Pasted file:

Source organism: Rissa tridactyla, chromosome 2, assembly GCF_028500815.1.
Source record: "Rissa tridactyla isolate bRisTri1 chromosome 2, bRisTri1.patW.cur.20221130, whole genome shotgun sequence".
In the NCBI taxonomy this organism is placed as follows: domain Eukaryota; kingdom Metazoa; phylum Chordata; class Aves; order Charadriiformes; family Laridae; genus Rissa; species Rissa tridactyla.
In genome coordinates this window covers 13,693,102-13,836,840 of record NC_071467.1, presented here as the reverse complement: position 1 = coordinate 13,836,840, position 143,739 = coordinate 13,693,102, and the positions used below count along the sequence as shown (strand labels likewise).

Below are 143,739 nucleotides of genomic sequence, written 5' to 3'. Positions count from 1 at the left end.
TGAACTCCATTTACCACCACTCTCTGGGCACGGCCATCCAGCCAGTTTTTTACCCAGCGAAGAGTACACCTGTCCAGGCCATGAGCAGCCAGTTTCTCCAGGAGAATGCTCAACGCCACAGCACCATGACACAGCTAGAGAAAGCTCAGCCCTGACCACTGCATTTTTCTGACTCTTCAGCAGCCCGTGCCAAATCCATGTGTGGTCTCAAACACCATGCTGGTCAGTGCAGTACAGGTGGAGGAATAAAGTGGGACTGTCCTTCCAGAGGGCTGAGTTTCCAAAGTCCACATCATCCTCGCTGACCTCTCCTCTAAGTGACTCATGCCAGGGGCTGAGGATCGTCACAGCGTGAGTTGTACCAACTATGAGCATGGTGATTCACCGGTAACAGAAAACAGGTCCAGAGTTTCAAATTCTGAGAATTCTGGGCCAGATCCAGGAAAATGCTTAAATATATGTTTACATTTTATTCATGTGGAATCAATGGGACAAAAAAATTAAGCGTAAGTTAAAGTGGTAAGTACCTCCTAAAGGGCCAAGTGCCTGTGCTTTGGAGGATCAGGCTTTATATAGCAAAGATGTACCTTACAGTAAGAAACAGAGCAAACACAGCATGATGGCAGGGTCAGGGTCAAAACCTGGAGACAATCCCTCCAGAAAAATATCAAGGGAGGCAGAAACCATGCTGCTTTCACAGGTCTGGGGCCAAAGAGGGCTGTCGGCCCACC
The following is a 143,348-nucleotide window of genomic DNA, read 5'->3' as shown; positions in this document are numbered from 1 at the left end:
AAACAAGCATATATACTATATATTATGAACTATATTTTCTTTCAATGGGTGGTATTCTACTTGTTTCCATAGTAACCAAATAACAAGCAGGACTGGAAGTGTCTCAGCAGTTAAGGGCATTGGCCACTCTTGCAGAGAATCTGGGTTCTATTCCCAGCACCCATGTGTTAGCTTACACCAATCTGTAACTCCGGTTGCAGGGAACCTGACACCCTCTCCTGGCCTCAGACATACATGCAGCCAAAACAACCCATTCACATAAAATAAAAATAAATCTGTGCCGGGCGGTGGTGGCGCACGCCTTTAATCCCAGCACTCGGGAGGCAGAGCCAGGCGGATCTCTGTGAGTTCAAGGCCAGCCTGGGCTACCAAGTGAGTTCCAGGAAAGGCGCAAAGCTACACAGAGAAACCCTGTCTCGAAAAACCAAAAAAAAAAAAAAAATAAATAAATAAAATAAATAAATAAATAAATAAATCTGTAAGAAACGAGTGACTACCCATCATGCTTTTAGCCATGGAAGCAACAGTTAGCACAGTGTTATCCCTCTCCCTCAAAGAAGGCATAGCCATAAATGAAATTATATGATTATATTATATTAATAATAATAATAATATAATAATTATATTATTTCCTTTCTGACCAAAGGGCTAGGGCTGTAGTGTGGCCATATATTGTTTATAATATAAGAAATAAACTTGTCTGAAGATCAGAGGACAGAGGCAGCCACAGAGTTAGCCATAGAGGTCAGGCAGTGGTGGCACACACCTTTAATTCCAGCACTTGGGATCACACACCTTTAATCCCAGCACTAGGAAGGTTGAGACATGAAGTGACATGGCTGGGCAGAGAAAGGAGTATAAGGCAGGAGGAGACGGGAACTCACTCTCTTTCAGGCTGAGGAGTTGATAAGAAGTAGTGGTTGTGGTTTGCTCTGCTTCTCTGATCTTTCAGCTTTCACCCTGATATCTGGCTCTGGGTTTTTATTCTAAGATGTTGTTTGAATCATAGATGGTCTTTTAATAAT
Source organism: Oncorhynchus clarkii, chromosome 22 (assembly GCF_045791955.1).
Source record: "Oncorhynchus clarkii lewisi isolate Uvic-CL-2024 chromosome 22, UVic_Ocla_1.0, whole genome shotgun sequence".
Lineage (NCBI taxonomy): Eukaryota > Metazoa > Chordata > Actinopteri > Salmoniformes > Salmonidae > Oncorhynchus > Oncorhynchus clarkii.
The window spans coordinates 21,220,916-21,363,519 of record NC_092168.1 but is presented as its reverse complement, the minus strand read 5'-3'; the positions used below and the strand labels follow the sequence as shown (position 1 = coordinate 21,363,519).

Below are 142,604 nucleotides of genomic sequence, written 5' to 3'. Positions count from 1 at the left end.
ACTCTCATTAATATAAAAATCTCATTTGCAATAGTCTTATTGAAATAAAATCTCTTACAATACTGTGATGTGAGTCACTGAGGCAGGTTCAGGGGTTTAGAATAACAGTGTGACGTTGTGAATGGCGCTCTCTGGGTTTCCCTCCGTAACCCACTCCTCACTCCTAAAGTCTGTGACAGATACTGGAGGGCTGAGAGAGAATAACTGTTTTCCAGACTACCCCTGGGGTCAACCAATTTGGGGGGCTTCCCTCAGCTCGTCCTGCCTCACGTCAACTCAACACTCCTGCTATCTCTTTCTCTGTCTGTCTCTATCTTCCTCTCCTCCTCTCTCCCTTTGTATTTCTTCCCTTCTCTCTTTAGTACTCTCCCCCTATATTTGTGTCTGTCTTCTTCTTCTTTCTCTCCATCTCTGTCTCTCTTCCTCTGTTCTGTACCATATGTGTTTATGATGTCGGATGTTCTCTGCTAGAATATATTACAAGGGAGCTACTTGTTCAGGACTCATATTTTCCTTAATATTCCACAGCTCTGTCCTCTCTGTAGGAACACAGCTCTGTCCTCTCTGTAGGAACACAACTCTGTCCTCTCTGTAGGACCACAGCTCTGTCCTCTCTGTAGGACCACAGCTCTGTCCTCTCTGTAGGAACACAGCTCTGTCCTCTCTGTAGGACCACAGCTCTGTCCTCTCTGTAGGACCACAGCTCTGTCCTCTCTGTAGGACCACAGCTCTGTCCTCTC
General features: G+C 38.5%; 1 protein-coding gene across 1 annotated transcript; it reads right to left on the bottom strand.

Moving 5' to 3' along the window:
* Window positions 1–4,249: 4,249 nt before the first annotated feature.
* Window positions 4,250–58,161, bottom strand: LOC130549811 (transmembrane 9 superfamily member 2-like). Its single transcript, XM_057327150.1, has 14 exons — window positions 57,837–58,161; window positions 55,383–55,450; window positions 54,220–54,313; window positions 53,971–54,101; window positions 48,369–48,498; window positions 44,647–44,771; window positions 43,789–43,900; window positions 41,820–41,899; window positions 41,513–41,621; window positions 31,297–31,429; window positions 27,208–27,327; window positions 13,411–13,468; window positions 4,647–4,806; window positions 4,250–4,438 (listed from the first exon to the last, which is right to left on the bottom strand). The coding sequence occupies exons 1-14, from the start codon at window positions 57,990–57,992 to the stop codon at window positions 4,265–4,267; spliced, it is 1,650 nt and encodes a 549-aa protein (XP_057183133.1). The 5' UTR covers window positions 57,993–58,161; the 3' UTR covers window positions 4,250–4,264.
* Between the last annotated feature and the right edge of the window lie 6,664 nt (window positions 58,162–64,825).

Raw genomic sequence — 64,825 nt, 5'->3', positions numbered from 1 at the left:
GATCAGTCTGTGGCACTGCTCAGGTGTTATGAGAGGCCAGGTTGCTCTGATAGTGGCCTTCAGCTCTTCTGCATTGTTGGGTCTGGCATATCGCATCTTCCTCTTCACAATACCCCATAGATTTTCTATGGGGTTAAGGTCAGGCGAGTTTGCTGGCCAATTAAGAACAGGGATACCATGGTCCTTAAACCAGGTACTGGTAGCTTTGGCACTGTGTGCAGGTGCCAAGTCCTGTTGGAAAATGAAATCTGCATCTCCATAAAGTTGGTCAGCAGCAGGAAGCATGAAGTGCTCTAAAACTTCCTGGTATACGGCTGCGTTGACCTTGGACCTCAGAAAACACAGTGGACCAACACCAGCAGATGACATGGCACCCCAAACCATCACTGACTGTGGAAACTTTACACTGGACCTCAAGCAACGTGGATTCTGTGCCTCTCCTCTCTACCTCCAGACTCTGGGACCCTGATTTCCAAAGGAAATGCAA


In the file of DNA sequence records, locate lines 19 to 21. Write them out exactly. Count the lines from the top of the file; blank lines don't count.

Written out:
* Between the last annotated feature and the right edge of the window lie 6,664 nt (window positions 58,162–64,825).

Raw genomic sequence — 64,825 nt, 5'->3', positions numbered from 1 at the left:
GATCAGTCTGTGGCACTGCTCAGGTGTTATGAGAGGCCAGGTTGCTCTGATAGTGGCCTTCAGCTCTTCTGCATTGTTGGGTCTGGCATATCGCATCTTCCTCTTCACAATACCCCATAGATTTTCTATGGGGTTAAGGTCAGGCGAGTTTGCTGGCCAATTAAGAACAGGGATACCATGGTCCTTAAACCAGGTACTGGTAGCTTTGGCACTGTGTGCAGGTGCCAAGTCCTGTTGGAAAATGAAATCTGCATCTCCATAAAGTTGGTCAGCAGCAGGAAGCATGAAGTGCTCTAAAACTTCCTGGTATACGGCTGCGTTGACCTTGGACCTCAGAAAACACAGTGGACCAACACCAGCAGATGACATGGCACCCCAAACCATCACTGACTGTGGAAACTTTACACTGGACCTCAAGCAACGTGGATTCTGTGCCTCTCCTCTCTACCTCCAGACTCTGGGACCCTGATTTCCAAAGGAAATGCAA